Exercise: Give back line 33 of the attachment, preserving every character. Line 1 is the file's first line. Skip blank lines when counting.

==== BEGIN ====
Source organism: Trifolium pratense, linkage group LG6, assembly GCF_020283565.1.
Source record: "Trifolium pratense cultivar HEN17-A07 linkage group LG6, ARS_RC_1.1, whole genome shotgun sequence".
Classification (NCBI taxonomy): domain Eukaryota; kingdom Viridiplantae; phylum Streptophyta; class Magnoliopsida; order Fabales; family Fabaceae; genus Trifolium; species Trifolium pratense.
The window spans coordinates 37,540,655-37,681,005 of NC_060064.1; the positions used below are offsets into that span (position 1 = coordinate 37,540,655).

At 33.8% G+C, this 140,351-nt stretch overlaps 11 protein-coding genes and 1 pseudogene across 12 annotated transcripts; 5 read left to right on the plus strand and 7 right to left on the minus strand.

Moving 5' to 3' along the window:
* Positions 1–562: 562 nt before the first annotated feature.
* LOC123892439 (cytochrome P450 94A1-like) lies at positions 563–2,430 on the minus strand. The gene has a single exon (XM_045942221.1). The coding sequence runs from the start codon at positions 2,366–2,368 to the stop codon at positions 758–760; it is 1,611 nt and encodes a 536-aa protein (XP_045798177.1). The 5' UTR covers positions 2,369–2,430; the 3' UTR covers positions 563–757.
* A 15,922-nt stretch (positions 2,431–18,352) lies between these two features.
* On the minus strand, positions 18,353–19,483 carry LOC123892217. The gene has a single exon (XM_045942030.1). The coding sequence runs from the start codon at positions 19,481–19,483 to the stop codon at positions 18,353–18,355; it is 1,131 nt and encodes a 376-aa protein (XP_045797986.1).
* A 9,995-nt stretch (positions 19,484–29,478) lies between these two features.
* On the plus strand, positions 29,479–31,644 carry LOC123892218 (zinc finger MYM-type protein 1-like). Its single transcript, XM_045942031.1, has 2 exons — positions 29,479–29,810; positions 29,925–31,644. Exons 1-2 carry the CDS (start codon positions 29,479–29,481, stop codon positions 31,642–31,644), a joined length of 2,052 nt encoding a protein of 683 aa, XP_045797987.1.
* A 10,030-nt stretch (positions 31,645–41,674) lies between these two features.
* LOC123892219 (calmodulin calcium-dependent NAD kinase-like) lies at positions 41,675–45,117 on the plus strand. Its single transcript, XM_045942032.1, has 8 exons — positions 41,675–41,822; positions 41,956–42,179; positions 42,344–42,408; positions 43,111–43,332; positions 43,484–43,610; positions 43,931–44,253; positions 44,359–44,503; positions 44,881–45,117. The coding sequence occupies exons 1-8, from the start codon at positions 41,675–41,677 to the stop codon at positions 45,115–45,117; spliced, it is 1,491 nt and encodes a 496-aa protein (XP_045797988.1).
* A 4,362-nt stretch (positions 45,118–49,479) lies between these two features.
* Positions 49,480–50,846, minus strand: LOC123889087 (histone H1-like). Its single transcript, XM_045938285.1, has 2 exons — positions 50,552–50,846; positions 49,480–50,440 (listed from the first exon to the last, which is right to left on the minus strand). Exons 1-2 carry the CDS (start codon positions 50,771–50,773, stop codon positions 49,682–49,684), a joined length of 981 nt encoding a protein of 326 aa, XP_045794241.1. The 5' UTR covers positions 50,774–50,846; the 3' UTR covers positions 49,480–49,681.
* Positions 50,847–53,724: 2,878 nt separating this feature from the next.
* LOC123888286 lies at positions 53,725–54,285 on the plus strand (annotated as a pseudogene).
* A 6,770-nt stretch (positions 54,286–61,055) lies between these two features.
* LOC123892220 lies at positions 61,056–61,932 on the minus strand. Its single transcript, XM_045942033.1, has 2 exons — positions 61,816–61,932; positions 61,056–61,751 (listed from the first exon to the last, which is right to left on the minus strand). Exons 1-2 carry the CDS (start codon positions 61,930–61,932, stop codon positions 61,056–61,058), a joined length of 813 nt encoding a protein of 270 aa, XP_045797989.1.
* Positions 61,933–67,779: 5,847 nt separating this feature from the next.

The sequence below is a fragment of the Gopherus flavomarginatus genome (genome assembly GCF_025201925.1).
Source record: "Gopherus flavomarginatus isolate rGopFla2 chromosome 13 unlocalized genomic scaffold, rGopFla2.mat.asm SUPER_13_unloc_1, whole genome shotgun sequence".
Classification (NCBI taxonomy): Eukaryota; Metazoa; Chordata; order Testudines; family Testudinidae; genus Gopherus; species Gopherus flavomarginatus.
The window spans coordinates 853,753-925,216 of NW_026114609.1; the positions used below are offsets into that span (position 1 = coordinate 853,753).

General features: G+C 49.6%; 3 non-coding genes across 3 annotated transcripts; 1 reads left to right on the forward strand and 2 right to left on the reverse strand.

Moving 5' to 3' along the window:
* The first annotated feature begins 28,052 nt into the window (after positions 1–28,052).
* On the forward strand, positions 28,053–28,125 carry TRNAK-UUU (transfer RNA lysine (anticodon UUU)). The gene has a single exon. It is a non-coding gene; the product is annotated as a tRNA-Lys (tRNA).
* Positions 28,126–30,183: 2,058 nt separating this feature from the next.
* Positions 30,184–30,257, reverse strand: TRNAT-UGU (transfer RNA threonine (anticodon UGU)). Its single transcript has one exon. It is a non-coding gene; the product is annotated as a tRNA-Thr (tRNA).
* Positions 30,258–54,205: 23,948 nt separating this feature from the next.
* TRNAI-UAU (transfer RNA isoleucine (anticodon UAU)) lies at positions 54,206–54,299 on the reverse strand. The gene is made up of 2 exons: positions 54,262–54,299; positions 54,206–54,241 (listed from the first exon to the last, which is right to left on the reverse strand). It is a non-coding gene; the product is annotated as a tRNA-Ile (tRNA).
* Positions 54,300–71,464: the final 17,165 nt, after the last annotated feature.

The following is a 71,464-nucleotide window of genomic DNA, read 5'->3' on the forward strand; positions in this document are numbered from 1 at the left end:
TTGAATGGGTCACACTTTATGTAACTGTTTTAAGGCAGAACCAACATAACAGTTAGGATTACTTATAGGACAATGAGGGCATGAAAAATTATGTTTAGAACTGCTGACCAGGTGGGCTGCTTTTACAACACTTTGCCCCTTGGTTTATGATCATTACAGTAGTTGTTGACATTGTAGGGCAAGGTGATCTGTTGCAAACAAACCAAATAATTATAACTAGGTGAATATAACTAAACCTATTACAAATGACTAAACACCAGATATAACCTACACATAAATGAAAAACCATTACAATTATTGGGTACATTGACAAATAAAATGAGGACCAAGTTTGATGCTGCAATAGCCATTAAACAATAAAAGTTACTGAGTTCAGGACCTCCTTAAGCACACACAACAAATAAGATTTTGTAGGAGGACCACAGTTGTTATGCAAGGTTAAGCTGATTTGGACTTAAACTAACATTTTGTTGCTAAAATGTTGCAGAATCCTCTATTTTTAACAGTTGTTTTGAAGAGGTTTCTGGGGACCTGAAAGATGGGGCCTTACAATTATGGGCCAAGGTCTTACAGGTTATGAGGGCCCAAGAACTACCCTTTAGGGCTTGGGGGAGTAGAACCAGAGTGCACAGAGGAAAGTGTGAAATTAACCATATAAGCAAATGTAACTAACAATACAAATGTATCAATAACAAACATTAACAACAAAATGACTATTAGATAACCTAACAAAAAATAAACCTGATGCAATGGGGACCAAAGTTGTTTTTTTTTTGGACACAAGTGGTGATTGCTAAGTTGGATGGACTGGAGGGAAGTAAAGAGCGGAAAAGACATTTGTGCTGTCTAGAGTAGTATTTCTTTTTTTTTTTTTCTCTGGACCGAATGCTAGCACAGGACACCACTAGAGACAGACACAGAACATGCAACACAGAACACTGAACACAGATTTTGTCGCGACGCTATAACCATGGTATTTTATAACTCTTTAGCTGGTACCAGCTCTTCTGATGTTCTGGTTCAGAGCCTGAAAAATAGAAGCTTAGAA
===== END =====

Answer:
* TRNAI-UAU (transfer RNA isoleucine (anticodon UAU)) lies at positions 54,206–54,299 on the reverse strand. The gene is made up of 2 exons: positions 54,262–54,299; positions 54,206–54,241 (listed from the first exon to the last, which is right to left on the reverse strand). It is a non-coding gene; the product is annotated as a tRNA-Ile (tRNA).